Reconstructing Kham

Reconstructing Dargye Gompa Monastery

Rural Kham is like one huge Buddhist construction site. Everywhere, the monasteries and nunneries destroyed during the Chinese invasion and the Cultural Revolution are being rebuilt at a furious pace. There are monks and nuns everywhere, and almost all conversations are in Tibetan. In many places, Chinese is virtually useless – I love it.

We had heard that Tibetan culture in Sichuan and Qinghai was much healthier than in the Tibetan Autonomous Region (TAR). I can’t wait to get to the TAR to judge for myself.

Fredy

Fredy with a Tibetan nun at Hadhi Gompa

We first met Fredy while staying at Dargye Gompa and immediately declared him a Contemporary Nomad because he has been traveling for such an extended period of time. So who is Fredy, and what is special about him?

Frederik Hensler is a 27-year old nurse from Donaueschingen, Germany. After working for a few years, he initially set off for Southern India, and has now been travelling for 10 months. After the Andaman Islands, Fredy went to Sri Lanka from where he caught a lift by sailboat to the Maldives (wow, I’m envious!). He then made his way to Thailand and took a boat up to Yunnan province in China. But this is not the end. Fredy is working his way down south again to Vietnam, Cambodia, Thailand and Indonesia. Fredy, keep us posted where you are!

By the way, when Fredy left Germany, he had four cans of German sausage with him devouring them as he went. What a brilliant idea – why didn’t I think of that?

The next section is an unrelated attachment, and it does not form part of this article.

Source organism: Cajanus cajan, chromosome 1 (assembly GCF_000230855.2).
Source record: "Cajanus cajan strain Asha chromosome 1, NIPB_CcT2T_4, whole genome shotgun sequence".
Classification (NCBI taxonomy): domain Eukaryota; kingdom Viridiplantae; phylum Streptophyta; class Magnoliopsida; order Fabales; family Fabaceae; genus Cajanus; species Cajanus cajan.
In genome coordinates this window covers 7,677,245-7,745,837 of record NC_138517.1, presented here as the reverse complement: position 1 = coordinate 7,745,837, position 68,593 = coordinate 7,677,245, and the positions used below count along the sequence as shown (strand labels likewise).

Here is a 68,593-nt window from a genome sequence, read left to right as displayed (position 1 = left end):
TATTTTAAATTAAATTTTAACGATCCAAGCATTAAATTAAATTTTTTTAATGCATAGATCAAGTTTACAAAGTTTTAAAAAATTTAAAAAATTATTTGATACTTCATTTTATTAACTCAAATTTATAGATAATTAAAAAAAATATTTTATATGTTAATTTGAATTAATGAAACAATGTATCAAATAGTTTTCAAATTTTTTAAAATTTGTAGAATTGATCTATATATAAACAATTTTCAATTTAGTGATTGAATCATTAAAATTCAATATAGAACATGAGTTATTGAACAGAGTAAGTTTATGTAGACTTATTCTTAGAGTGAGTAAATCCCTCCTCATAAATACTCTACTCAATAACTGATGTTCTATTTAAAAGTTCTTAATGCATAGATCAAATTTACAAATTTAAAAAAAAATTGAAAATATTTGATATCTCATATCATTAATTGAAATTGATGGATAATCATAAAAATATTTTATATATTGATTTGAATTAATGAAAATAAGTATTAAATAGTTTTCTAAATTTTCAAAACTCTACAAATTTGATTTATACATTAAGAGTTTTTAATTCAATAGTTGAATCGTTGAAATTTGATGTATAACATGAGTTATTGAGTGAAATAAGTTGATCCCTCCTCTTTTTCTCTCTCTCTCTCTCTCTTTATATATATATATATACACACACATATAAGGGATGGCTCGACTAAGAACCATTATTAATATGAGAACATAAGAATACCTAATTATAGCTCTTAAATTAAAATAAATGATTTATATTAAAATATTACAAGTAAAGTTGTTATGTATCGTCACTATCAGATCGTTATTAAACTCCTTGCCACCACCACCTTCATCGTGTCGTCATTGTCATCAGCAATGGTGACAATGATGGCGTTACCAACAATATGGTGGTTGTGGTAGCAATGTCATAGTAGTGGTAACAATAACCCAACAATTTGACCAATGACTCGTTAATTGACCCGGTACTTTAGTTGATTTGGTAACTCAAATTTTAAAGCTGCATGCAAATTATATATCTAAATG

Dargye Gompa

Tony with Monk (Chakka) at Dargye Gompa

After moving for several days, it was time again to get some rest. Just one hour outside of Ganze was Dargye Gompa, a small monastery surrounded by grasslands, mountains and several glaciers. We decided to relax and enjoy the tranquility of the associated nearby guest house in the home of Gyalten Lobsang Shamba Rinpoche, an incarnate lama of the Gulukpa sect. The guest house was run by three fantastic monks, and as soon as we got there, we knew we would stay for a while. It was love at first sight. Continue…

Kham and the Khampa

Map lovers may have already realized that we are traveling through what is traditionally know as the Tibetan province of Kham. During the 20th century as China gradually occupied the Tibetan regions, Kham was broken up and divided between the modern Chinese provinces of Tibet, Yunan, Qinghai, and Sichuan.

The Khampa are well known for being fiercely anti-Chinese and many claim that they fought hardest to oppose Chinese control. Even today, they are quite political and are very outspoken about the Chinese occupation of Tibet and the oppression of Tibetans in the Tibetan Autonomous Region (TAR) as well as in Greater Tibet.

In recent years, there have been several bombings by Khampa resistance and we have seen several examples of Chinese propaganda urging the Khampa to hand over their explosives and respect Chinese control. From what we have heard, that is clearly not going to happen.

Contemplating Ganze

Tony in Ganze Gompa

Ganze is baffling – like a Buddhist koan! For the last few weeks, we have been hearing how aweful Ganze is … it’s a cement, Chinese dump… there’s nothing there… the Tibetan culture is dead… just skip it.

Strangely, we both Continue…

Facades

Redone Tibetan House

“Why do all the houses look so perfect and beautiful?” Tony and I were wondering while driving along the Sichuan-Tibet Highway from Danba to Ganze in Sichuan province. Freshly painted and surrounded by colorful flowers, these Tibetan homes were unlike the weather-beaten and often dilapidated houses we had seen going through the backcountry. The surprising answer was offered to us by a monk a couple of days later. Continue…

Electronics and Altitude

One of the big challenges Thomas and I have had maintaining this blog is the extremely high altitudes we are currently traveling through. Many people don’t realize that altitudes over 3,000 meters (10,000 feet) can wreak havoc on any electronic device with a hard drive, including computers, MP3 players, photo storage devices, etc.

The problem is caused by Continue…